It’s the most wonderful time of the year! I truly believe that and think it’s the perfect opportunity to reflect on our many blessings and beautiful holiday memories we’ve enjoyed over the years.
Christmas is such a magical time. As a child, I remember delighting in the sights and sounds of the season. I feel fortunate to have lived on the East Coast as a child because my parents were great about taking us to see and experience everything the region had to offer. At Christmas that meant such delights as the beautiful Colonial-style holiday décor that featured natural elements such as greenery, leaves, pinecones and fresh fruit. Visiting Colonial Williamsburg was a favorite of my mother’s and enjoyed by the whole family.
Another highlight was visiting Washington, DC. We lived in nearby Virginia and always loved driving into the city. Christmas was especially fun. We would walk the National Mall, looking for the signs for our birth states (me = Hawaii and my brother Peter = Massachusetts) that lined the walk up to the Washington Monument. We also loved the windows in the department stores with their holiday scenes.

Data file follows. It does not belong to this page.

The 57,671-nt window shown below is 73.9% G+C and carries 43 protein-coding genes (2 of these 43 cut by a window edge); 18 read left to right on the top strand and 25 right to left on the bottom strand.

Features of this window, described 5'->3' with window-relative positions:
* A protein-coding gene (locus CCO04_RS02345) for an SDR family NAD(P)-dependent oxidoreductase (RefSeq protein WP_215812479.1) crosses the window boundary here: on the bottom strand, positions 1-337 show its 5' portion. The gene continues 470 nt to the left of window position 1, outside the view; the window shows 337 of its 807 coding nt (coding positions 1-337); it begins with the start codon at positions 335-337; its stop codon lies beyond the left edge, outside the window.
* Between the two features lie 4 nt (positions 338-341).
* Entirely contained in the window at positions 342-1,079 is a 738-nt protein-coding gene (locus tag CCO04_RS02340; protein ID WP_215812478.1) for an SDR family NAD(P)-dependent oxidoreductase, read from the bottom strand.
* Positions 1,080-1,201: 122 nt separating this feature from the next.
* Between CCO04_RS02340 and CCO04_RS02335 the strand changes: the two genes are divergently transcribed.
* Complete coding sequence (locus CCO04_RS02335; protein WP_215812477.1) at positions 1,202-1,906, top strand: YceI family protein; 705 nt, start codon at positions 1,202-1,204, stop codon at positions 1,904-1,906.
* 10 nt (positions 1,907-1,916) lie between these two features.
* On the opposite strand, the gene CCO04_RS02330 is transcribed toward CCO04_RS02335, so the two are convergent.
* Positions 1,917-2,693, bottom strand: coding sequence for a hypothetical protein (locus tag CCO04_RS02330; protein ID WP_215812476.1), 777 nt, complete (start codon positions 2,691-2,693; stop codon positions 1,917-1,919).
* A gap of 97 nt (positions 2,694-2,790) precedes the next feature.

When I started third grade, we moved west to Salt Lake City, Utah. My father worked for a company that developed western resorts. It was so much fun to visit the different locations. These are also great places to enjoy the holidays. As you can imagine, for my formative years, Christmas meant SNOW! It’s still kind of hard for me to be 100% in the spirit when it’s 80 degrees outside!
Salt Lake City Christmases were entertaining. We picked up a new tradition from my best friend, Vicky Robinson’s family. They all selected a gift to open on Christmas Eve. I had never heard of that but thought it was a brilliant idea. I presented it to my mother, and she agreed. We still do that to this day.
Christmas Day in Salt Lake City meant we didn’t have family around (as they were still mostly back east) but we spent the entire afternoon going to open houses. I loved that tradition. I would usually pick out my favorite gifts, a new outfit and perhaps some jewelry and get dressed up in my new finery for the afternoon of visiting.